These Are Powers make music like cashmere lightning.
“We are free. We are a language of sound. We are hymns piggybacking on noise collages, club beats and ragas. We are a celebration. We are present in dreams and energy. We are the dynamics of being and the infinity of possibility. Union and improvisation strengthen us.”
These are words taken directly from These Are Powers, residents of both Brooklyn and Chicago who have created their own manifesto through sound. Pat Noecker plays subsonic bass frequencies often mistaken for synthesizers and robotic whales. Bill Salas creates a cascade of deft sonic effects and electro acoustic rhythms. Anna Barie stabs guitar and skulks like a she-wolf with a microphone.
These Are Powers utilize a wide sound-driven musical vocabulary in their visceral constructions –songs are born from improvisation, then emerge as fully realized sonic pieces.
It’s chaos turned to beauty, fractals coming into focus. This is music that relies as much on instinct and intuition as it does composition or melodic structure.
These Are Powers’ experiments in the studio transform live into a powerful low-end sub-rumble and high-end flutter established by Noecker’s prepared bass. Combined with the cacophony of abstract beat sound emitting from Salas’ electro-acoustic stand-up drum kit a powerful wall is formed. Piercing through is Anna Barie’s guitar while she and Noecker call and respond on vocals. Barie is a force of nature, blasting through a litany of expressive, inventive guitar sounds, full-throated yelps and howls underscored by a confrontational, explosive energy that finds her entangled with audience members, leaping through the air or sprawled on the floor in front of the stage. Ferocious, intense and unhinged, when These Are Powers perform live, it is a sight and spiritual journey to behold.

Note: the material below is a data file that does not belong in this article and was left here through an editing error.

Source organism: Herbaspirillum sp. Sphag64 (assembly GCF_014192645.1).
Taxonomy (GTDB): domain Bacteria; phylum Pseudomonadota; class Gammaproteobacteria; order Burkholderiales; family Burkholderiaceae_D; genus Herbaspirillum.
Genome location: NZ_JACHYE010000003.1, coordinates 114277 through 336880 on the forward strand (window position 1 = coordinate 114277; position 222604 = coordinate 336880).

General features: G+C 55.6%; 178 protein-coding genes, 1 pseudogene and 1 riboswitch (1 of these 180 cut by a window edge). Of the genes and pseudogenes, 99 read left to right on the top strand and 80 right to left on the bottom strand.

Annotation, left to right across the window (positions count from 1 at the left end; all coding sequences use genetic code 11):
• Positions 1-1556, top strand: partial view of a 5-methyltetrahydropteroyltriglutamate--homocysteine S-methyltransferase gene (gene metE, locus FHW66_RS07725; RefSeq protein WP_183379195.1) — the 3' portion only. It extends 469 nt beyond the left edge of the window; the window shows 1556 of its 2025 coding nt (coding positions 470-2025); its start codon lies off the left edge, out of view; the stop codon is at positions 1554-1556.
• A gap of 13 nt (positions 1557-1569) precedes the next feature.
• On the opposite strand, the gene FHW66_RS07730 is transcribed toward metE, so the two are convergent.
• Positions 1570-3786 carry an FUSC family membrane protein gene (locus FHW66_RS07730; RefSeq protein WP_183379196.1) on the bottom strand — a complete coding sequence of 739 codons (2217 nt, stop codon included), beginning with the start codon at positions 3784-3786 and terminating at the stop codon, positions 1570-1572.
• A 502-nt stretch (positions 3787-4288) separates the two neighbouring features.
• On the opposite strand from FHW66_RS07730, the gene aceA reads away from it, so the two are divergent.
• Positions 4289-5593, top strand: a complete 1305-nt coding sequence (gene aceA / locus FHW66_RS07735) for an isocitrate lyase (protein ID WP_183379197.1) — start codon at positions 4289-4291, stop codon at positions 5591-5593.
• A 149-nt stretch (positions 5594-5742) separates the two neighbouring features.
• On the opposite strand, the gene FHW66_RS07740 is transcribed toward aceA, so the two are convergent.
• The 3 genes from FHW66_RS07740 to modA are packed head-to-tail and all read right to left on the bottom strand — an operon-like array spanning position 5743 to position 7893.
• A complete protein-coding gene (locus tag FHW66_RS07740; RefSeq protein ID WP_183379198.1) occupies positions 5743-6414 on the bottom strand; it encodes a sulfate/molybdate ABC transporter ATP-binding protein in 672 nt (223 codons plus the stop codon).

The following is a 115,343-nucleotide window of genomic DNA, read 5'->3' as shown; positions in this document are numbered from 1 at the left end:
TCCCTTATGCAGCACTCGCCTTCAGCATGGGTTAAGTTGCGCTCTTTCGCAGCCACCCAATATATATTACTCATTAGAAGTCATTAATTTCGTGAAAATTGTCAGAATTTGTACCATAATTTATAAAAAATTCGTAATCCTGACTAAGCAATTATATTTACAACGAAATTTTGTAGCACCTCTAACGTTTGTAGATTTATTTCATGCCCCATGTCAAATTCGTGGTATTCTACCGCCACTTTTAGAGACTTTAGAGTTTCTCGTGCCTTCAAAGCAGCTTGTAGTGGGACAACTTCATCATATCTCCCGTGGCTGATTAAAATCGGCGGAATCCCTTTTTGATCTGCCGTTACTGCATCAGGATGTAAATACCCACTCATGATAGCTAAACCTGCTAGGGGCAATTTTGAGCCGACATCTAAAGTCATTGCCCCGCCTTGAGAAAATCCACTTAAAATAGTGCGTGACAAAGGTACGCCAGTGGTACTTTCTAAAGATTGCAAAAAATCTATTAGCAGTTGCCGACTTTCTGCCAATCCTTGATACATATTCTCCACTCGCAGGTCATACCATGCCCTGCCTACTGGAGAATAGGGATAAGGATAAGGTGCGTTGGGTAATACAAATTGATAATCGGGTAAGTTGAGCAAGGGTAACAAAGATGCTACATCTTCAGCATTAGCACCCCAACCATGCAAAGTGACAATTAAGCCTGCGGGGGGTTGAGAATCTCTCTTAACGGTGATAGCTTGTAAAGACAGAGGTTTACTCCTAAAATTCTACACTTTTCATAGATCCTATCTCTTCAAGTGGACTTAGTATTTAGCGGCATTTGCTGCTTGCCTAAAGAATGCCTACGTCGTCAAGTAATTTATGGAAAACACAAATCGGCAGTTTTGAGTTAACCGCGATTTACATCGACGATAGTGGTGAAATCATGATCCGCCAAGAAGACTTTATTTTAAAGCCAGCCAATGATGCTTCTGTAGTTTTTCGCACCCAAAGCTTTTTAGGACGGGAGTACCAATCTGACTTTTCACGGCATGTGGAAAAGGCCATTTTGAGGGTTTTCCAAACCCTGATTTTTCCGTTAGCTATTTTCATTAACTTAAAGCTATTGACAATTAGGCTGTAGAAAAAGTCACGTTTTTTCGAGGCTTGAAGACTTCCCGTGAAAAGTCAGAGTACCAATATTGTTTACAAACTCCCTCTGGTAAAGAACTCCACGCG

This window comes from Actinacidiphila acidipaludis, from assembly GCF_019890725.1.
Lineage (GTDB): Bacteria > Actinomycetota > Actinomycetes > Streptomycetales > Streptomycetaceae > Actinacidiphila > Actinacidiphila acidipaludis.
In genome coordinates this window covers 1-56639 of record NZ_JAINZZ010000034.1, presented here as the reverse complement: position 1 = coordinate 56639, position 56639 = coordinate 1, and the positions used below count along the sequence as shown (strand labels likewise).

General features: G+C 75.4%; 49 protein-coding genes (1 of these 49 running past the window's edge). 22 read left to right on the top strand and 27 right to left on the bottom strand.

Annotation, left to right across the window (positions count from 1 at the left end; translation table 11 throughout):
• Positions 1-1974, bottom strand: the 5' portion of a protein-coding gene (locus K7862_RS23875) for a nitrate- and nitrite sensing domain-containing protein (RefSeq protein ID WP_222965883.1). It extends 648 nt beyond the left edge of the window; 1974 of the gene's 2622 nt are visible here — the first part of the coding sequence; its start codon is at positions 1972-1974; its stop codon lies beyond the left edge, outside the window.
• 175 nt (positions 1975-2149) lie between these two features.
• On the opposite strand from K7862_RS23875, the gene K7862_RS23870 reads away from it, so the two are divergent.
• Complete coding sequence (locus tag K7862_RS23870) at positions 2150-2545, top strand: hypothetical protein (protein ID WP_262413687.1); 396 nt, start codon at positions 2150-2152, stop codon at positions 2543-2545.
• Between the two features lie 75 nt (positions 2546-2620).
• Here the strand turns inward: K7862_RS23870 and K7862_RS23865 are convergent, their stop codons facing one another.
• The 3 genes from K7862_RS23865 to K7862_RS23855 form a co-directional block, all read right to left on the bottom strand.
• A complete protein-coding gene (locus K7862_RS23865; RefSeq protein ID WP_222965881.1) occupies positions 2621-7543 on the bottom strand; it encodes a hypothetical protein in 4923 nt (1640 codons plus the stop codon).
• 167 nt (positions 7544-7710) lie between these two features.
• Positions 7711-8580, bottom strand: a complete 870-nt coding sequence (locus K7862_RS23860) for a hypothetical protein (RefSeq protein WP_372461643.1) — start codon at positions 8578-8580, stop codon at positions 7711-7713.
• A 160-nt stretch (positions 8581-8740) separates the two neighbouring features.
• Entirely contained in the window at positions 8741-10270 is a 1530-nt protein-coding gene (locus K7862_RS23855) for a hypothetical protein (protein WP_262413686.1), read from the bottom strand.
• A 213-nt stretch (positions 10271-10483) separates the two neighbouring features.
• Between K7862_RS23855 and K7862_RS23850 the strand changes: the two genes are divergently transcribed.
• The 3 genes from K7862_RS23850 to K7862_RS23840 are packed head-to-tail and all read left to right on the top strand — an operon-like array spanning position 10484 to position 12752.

Taro Tarot is the finest document of These Are Powers’ prowess to date. Following the departure of original drummer Ted McGrath, Chicagoan Bill Salas brings together the bands’ musical ideas concisely and cohesively in just over 20 minutes. It is no easy feat, but on Taro Tarot, These Are Powers demonstrate to the world the power they wield. The low end undercurrent emanating from Noecker’s sub bass tones is like no sound you have ever heard from the four stringed instrument, while the tribal and primitive rhythm of “Chipping Ice” shows that while this band’s music is known to be a heavy sonic excursion, you can also fucking dance to it. The frequency-analyzed sounds of “Cockles” are a thing of beauty, while “Twin Remains” shares a melodic sensibility with SST-era Sonic Youth. These Are Powers pack an eclectic infinity into these six tracks, channeling far-flung musical ideas with their undeniable intuitive sense into an epic, focused statement. Upon one listen to Taro Tarot you will realize These Are Powers have arrived.